This blog post was written by Dileep Dasari.
It is absolutely necessary to secure resources in the cloud. Moving your resources to the cloud does not make your data 100% secure. You are actually moving to a shared security responsibility model in which you share responsibilities with the service provider, such as Amazon, and not abandoning your cares. This model reduces the operational burden for securing the infrastructure that supports the cloud, but we are still responsible for securing whatever we put in the cloud.
Moving applications to the cloud changes the attack surface, but the vulnerabilities at application, database, and network level still persist. To address these issues, setting up the perimeter is critical. You might have plenty of experience with on-premises data centers but the cloud is different. Let’s dive deeper into securing your cloud with an instance of Amazon’s Elastic Compute Cloud (EC2):
Reduce the attack surface
The basic principles don’t change. Run a port scan using a tool such as Nmap specific to an instance IP and lock down all the unnecessary open ports. This is the first step in the defense-in-depth approach. For example, to scan all the TCP ports open on a host:
nmap -p 1-65535 –t4 –A –v 22.214.171.124
All the traffic to an instance can be controlled by a security group, a virtual firewall that controls the inbound and outbound traffic. It can be configured from an EC2 dashboard. By default, the security group attached has limited protocols/ports open to allow traffic from the Internet. However, these can be modified depending on user requirements that could make them vulnerable. To edit a security group, follow these steps:
Running instances -> select any instance -> security groups from description
Private subnet instances are accessible only internally. So creating security group rules that allow inbound connections publicly (0.0.0.0/0) doesn’t make sense. Identify those settings and get rid of those rules.
Remove password-based authentication
To secure the authentication mechanism, disable password-based authentication. Amazon disabled this option by default for Ubuntu/Linux instances. We recommend leaving those default settings for added security. Public/private key–based authentication should be used to log into an application via SSH. Amazon provides a good reference on how to create key pairs. If you are using customized Amazon Machine Images (AMIs), make sure to disable the password-based authentication from the SSH daemon configuration file. For critical systems, allowing SSH ports to the entire Internet is not a good practice; restrict them to specific IPs through whitelisting.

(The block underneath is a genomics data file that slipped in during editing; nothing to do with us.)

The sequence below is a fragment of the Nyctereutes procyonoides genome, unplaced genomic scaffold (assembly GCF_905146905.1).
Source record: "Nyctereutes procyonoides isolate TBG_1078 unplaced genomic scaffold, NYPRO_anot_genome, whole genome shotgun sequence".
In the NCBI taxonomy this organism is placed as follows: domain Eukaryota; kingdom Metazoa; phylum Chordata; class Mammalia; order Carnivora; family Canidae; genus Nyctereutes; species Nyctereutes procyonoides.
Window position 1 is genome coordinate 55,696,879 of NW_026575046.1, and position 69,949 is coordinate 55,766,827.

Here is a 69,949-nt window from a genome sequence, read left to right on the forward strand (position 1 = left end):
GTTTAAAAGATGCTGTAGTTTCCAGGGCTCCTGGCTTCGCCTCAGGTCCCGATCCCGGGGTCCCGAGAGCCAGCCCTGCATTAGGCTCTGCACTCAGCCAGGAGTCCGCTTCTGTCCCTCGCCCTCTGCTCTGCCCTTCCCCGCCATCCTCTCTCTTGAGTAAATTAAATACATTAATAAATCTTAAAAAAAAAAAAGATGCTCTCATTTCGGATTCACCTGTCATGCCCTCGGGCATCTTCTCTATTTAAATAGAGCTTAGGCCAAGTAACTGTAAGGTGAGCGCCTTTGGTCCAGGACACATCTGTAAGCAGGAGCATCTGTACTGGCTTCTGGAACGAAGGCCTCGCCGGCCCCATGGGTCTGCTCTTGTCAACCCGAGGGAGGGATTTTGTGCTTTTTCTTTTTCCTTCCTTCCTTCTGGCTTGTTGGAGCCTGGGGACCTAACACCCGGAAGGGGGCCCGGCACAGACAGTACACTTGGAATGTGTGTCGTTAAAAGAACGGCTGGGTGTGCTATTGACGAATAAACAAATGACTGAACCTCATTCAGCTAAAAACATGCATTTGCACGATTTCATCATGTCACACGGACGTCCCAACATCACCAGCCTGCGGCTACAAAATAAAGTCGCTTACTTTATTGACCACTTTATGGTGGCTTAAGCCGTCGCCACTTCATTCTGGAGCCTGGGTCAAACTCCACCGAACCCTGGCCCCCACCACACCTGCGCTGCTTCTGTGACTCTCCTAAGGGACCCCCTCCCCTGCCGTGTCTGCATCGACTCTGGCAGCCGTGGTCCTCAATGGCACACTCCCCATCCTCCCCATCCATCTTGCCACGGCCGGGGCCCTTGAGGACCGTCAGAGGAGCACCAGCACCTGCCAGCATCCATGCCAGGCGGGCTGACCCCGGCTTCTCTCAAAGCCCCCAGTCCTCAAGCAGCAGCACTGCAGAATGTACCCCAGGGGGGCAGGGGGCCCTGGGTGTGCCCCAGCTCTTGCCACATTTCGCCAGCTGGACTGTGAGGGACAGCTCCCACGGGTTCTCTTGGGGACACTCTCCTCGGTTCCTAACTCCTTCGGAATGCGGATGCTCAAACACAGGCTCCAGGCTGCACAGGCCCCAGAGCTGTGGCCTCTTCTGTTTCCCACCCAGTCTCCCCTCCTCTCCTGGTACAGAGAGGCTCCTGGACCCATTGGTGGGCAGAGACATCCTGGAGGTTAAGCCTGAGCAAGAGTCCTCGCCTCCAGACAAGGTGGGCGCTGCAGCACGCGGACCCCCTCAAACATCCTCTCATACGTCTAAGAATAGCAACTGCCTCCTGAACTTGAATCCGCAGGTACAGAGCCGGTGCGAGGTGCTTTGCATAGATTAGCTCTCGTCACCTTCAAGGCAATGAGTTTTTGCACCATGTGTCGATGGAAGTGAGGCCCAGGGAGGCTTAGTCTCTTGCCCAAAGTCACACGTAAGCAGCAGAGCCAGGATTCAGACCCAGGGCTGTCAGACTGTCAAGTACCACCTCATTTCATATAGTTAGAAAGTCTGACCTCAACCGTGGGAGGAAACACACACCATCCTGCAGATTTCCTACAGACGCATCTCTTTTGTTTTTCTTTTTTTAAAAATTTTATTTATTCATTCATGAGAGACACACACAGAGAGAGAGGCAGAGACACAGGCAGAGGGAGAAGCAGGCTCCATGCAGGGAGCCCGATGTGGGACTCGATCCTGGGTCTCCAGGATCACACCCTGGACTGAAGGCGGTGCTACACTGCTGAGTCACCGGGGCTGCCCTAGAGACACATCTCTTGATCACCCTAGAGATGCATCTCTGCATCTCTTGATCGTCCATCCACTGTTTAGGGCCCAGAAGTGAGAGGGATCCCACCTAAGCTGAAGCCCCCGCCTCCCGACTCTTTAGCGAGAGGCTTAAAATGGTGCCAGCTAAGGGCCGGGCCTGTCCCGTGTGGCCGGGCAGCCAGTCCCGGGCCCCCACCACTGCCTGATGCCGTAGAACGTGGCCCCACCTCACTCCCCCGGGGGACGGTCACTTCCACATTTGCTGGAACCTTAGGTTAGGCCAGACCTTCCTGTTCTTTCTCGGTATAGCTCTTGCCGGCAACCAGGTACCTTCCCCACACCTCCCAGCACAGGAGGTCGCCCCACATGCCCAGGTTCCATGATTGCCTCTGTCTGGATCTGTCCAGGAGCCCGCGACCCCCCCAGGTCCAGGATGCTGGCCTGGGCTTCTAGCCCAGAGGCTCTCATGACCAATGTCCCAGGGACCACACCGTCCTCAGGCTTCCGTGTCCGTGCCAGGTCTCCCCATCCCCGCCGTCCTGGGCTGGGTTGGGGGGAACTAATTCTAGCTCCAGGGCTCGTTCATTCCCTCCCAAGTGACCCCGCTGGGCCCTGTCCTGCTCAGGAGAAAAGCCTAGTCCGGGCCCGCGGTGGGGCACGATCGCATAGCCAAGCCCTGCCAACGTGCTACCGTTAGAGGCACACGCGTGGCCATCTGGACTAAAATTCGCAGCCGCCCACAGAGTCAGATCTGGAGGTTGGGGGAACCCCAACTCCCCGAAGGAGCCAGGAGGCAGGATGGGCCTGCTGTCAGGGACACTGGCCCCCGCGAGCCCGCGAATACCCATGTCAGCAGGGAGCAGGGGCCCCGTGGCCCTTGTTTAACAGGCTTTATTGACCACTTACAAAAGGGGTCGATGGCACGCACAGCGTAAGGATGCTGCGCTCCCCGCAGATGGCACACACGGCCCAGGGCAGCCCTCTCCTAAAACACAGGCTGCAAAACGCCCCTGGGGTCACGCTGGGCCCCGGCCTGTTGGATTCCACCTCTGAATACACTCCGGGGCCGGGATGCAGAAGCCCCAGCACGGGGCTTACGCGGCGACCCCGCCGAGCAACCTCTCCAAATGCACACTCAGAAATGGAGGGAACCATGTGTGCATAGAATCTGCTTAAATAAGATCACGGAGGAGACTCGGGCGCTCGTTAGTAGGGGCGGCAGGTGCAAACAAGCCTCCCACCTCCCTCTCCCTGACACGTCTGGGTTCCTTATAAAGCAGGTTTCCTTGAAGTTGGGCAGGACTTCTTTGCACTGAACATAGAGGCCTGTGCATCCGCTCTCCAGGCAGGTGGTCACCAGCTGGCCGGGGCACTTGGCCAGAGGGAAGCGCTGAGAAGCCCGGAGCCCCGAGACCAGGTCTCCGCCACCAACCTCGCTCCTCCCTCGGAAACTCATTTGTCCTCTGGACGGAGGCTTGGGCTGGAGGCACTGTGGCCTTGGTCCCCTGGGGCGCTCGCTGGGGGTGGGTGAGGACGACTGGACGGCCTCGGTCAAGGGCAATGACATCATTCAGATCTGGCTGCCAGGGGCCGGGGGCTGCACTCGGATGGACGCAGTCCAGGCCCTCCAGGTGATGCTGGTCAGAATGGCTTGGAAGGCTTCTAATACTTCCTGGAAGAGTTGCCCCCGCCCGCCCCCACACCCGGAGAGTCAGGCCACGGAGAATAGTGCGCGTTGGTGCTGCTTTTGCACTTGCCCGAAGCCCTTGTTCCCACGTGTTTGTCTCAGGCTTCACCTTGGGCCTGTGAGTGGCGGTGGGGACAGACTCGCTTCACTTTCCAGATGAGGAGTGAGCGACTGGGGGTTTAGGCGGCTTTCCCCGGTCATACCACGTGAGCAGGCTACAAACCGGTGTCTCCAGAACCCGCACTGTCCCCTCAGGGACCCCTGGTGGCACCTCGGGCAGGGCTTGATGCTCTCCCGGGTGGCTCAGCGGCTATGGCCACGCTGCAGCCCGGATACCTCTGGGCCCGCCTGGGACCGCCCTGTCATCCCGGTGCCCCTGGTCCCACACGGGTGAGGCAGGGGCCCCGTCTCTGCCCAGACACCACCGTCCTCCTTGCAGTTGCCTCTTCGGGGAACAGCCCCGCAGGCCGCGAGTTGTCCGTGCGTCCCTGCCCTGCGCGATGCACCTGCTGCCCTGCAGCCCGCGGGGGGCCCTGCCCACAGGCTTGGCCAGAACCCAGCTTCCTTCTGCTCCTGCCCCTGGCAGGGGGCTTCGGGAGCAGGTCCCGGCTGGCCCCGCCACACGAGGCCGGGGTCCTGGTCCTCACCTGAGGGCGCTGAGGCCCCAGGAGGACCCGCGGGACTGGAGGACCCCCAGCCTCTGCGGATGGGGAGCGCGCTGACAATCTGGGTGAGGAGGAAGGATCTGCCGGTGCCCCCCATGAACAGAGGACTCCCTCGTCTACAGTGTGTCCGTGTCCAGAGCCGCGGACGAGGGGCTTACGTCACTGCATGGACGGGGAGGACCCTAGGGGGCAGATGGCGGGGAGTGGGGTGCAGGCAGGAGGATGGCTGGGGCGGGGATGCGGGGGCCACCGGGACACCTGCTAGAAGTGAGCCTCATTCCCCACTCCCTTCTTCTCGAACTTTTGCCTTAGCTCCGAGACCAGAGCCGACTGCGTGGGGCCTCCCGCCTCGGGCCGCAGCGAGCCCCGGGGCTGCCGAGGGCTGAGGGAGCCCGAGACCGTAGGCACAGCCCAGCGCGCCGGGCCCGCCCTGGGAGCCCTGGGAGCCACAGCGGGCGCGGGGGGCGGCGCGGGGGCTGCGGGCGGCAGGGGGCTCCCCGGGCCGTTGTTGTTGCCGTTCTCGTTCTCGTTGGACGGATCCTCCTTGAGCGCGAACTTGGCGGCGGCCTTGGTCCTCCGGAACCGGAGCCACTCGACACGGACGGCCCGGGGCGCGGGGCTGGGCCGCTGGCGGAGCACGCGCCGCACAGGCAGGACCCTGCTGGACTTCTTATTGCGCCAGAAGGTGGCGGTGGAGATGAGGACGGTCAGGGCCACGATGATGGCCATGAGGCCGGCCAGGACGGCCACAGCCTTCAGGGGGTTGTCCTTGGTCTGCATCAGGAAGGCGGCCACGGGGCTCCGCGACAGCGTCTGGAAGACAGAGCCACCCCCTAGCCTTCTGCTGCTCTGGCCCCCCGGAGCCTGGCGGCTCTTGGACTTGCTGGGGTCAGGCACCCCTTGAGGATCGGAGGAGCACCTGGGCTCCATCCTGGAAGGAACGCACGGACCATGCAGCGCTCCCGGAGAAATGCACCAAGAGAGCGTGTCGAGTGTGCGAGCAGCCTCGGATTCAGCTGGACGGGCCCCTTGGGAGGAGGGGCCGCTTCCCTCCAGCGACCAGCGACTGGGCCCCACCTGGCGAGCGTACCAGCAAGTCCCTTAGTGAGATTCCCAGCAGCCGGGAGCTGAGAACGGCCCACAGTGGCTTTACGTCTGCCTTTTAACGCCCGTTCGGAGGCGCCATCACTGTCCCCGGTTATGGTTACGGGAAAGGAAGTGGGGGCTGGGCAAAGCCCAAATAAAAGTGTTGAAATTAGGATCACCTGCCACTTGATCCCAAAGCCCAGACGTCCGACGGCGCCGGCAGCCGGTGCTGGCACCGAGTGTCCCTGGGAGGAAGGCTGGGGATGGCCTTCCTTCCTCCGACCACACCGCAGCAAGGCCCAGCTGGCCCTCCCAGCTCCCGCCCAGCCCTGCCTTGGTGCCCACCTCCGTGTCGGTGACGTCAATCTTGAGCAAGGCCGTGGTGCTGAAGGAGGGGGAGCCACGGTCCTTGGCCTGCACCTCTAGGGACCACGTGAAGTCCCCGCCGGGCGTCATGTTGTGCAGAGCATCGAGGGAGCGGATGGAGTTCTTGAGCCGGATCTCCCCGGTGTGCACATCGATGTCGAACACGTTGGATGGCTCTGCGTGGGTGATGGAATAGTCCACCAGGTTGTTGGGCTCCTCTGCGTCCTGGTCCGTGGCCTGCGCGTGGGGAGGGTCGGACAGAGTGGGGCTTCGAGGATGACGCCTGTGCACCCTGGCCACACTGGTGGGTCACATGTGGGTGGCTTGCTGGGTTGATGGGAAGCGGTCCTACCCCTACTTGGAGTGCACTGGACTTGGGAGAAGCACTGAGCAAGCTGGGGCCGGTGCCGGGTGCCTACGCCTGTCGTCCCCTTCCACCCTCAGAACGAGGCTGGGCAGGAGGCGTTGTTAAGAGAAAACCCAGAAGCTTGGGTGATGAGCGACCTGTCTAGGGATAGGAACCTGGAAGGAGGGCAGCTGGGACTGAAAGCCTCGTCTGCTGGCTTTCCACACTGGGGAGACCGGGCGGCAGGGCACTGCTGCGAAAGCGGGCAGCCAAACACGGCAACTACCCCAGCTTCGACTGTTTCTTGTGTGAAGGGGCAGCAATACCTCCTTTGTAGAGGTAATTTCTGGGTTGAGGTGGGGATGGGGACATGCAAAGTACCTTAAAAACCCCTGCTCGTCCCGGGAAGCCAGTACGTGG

Meta and user data: lock it down
Instance metadata is information about your EC2 instance that can be used to configure or manage a running instance. You can attach scripts to configure AMIs during launch to make more generic instances. This instance metadata can be available from your running instance in multiple ways. To view all categories of instance metadata from a running instance, use the following URI:
Amazon Web Services (AWS) attaches a metadata server to each running instance and the preceding server IP address is common for any instance. This advice just touches the surface; there are many resources available online on how to add and retrieve metadata. You can use a tool such as cURL to retrieve the metadata of an instance:
The metadata contains sensitive information such as private IPs, instance IDs, host names, etc. Similarly, user data can be accessed from a running instance. That data can be exploited if an application sitting on EC2 is vulnerable to HTTP request proxying. (A paper from Andres Riancho explains this attack surface in great detail.) Because data theft can cause a severe impact, let’s look at securing meta and user data.
Tighten the security to access the metadata/userdata folder to only root-owned processes with permissions set to 400 upon launching an instance. The routing service can be turned off once data has been collected, with the following command:
route add –host 169.254.169.254 reject
This step will prevent nonroot users from accessing the data. To access the data, the root account would have to be compromised and the preceding configured route settings deleted.
Alternatively, configure the iptables that predefine the firewall rules to allow connections only to root.
iptables –A OUTPUT –m owner ! –uid-owner root –d 169.254.169.254 –j DROP
The default setup of EC2 is always insecure. Configure AWS settings to industry standards to better secure your instance. At any cost you should protect user data. The security of an API is such that it checks only the origin of calls. If somehow, an attacker gets control over that data or your application allows code execution on your instance, you need to be prepared to block that access.